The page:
The ancient Byzantine church in Myra (now Demre) is where St. Nicholas was appointed Bishop in the 4th century. He is an especially important figure within the Greek and Russian Orthodox church.  The church of St. Nicholas dates from 400 - 1100 - it is where he was interred, and his desecrated sarcophagus can still be seen. His bones are said to have been stolen by seafaring raiders from Bari, in Apulia, Italy. Some of them now reside in Bari and some in Venice. However, legends often give several alternative stories, one of which states that Norman Crusaders stole the bones which are now buried in a grave near Thomastown, Ireland!
Although some restoration and archaeological work is being carried out, the church has suffered the ravages  of countless wars and attacks over the centuries. It was damaged during an earthquake in the 8th century, and in the late 12th century there was a terrible flood causing the city of Myra and the church to be filled with floodwater and alluvial soil. Today's city lies approximately 6 metres above the ground level of the church.
The wall paintings show St. Nicholas depicted as a bishop in the first ever ecumenical council in Nicaea along with other bishops
The First Council of Nicaea was convened by the Roman Emperor Constantine The Great in the summer of AD 325
This wall painting appears to show Constantine wearing a crown on the righthand side and St. Nicholas on the lefthand side of the cross
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A mosaic of Constantine from a lunette in Hagia Sophia, Istanbul
Many of the wall paintings also show scenes from St. Nicholas's life, and his miracles
Just north of what is now the city of Demre lie the remains of ancient Myra. The foundation date is unknown as there is no literary mention of Myra before the 1st century BC when it is said to have been one of the six leading cities in the Lycian Union. It is believed, however, to date back much further as there is an outer defensive wall which has been dated to the 5th century BC.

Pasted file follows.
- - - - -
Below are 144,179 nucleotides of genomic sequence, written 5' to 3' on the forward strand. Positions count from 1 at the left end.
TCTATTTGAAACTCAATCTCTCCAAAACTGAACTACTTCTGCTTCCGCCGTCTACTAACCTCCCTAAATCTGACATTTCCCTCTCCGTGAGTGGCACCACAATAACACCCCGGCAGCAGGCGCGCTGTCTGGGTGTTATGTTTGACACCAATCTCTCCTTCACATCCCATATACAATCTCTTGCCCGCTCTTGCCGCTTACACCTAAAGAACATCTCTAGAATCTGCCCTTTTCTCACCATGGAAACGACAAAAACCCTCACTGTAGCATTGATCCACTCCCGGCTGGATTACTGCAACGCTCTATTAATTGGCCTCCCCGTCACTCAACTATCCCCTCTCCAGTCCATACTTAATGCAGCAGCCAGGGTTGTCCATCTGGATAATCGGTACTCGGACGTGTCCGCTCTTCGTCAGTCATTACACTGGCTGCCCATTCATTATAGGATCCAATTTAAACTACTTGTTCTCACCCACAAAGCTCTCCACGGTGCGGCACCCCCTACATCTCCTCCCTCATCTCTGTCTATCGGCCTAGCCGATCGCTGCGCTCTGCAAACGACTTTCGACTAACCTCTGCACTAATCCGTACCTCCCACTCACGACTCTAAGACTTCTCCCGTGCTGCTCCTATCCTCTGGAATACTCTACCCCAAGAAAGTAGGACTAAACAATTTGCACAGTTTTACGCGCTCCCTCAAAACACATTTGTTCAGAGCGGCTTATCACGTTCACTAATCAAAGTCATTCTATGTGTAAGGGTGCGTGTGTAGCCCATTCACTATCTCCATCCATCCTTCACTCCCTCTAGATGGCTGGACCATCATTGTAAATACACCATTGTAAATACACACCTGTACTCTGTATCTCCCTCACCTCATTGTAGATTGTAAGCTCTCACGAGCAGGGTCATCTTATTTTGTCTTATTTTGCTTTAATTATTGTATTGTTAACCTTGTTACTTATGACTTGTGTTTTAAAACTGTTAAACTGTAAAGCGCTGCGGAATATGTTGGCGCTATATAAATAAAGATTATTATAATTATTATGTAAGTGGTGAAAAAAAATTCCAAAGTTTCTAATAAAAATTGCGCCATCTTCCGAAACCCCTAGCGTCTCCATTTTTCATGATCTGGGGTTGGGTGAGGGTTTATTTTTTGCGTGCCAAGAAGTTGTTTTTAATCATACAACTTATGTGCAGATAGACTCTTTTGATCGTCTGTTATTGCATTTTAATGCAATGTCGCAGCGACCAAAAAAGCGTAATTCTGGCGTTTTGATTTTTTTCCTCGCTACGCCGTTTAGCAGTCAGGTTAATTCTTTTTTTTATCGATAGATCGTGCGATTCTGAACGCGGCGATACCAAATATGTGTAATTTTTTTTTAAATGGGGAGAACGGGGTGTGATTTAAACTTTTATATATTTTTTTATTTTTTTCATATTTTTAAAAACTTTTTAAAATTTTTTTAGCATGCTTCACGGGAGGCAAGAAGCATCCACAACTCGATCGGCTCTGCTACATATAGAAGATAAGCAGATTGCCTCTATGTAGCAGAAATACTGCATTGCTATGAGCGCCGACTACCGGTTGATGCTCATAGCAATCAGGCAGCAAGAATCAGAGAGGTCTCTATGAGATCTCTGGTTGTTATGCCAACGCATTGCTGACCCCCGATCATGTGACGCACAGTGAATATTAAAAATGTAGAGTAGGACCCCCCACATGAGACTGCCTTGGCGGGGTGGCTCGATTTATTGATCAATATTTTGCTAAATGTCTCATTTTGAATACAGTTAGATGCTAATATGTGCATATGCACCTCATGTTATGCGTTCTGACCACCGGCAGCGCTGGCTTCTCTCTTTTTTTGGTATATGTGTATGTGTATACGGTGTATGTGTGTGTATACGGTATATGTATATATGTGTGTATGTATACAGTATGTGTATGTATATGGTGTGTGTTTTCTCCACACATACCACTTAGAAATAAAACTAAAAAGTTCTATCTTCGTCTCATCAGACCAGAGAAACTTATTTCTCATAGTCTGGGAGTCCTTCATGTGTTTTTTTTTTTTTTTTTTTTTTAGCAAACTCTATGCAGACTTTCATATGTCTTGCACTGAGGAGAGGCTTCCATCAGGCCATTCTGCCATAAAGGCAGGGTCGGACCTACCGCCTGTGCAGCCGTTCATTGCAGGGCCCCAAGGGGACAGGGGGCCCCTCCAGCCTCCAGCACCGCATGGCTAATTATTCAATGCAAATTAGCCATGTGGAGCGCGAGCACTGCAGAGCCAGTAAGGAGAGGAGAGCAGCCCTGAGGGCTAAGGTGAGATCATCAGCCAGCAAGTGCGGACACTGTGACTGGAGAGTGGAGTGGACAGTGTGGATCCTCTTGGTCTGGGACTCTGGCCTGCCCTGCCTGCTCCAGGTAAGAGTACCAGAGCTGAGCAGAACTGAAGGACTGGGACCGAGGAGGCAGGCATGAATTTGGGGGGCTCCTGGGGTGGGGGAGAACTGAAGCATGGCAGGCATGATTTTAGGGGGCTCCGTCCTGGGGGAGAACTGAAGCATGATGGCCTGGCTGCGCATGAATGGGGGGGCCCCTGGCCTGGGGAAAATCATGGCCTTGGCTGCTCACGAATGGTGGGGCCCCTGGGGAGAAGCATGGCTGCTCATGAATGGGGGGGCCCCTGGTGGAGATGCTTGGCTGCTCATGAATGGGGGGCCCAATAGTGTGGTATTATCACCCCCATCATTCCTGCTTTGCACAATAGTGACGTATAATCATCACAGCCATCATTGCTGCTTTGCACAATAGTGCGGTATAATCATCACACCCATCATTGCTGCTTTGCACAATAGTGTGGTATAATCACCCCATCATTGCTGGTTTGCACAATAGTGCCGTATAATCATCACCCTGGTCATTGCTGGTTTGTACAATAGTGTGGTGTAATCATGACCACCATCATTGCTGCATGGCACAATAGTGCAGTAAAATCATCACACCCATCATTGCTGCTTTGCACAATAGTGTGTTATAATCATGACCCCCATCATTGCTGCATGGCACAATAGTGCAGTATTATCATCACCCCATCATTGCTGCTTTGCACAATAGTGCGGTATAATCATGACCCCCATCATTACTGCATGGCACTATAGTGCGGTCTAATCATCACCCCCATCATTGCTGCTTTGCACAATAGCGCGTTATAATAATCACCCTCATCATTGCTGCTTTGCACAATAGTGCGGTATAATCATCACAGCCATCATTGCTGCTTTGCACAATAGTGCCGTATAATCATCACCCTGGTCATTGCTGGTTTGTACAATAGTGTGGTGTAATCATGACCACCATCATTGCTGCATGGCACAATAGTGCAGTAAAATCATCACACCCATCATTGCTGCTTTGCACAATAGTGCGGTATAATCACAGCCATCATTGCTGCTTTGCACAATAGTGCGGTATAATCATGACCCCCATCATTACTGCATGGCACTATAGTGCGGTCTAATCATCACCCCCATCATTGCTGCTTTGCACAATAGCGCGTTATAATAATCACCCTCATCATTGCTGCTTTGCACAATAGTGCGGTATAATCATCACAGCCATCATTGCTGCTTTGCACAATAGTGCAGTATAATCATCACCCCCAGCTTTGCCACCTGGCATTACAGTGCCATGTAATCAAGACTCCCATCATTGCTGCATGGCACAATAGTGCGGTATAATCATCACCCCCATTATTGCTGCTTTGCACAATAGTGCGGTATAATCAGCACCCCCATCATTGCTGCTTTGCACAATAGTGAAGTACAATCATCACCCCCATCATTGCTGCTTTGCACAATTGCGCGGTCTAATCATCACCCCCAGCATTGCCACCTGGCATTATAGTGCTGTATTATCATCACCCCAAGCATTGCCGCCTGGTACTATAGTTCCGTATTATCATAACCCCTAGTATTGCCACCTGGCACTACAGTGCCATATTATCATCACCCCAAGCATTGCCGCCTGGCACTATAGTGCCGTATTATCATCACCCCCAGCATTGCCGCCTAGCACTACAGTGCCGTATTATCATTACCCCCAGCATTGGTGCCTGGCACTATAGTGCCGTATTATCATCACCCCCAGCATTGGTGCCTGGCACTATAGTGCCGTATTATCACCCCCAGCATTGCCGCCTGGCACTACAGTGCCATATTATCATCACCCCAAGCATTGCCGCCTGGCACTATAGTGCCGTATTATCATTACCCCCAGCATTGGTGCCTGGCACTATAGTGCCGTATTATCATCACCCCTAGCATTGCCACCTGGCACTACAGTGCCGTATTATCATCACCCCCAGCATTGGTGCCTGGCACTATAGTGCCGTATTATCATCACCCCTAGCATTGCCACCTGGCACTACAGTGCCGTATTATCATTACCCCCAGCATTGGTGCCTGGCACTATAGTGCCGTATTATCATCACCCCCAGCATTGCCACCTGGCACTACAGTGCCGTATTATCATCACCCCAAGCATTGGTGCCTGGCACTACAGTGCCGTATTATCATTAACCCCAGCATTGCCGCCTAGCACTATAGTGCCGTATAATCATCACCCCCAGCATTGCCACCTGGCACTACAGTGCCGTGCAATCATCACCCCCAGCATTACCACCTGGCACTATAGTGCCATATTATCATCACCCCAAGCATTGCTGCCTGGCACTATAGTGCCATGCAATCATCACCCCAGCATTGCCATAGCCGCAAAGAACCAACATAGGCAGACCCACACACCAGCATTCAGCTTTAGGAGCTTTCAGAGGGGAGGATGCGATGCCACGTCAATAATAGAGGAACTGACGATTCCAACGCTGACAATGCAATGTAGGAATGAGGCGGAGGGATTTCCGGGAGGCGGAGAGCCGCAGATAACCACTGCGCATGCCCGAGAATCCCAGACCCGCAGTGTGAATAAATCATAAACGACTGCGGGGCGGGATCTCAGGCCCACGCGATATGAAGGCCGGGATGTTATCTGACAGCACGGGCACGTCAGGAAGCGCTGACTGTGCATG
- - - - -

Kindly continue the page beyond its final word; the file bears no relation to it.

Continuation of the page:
Myra is known for its Greco-Roman Theatre, the largest in Lycia, set against a dramatic rocky backdrop. Its double vaulted corridors are still preserved and it has 38 rows of seats. Its facade was richly decorated with theatrical masks and mythological scenes.
The decorative pattern in the centre of this frieze is known as egg-and-dart moulding a standard feature of the Ionic order
On the rock face behind the theatre sits the dramatic necropolis of rock cut tombs. Most of the tombs date back to the 4th century BC and many contain funeral scenes in relief, some scenes portraying the daily life of the deceased. There are still traces of red, yellow and blue paint, so the entire cliff face must have once been a riot of colour. They are called house type tombs and even the beams of wooden houses have been faithfully reproduced in stone.  
A boat trip from the village of Kaleköy (castle village) revealed the half submerged ruins of the ancient sunken city of Simena, dating back to the 4th century BC. During the 2nd century AD there was a downward shift of land caused by a terrible earthquake which resulted in half of the city being thrust downwards and submerged into the water.
The boat passed by the village of Kaleköy dominated by a well preserved castle built by the Knights of St. John when it became a crusader's outpost. Later it was occupied by the Ottoman Empire.
Along the rocky coast could be seen a necropolis of distinctive sarcophagi dating from the Roman period
Nearly two thousand years after the earthquake and a square entrance portal from the ancient city of  Simena still stands defiantly
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Visible remains under the sea. Cut off except by boat from the rest of ancient Simena, it is now home to feral goats 

Thursday, 13 November 2014

"There are no foreign lands, it is the traveler only who is foreign" Robert Louis Stevenson

Walking amongst classical remains from antiquity, seeing some of the earliest Christian monuments, and strolling through yet another surreal landscape was memorable. 
Sleep deprived - will return shortly. 
Thank you for your kind and thoughtful comments on the previous post.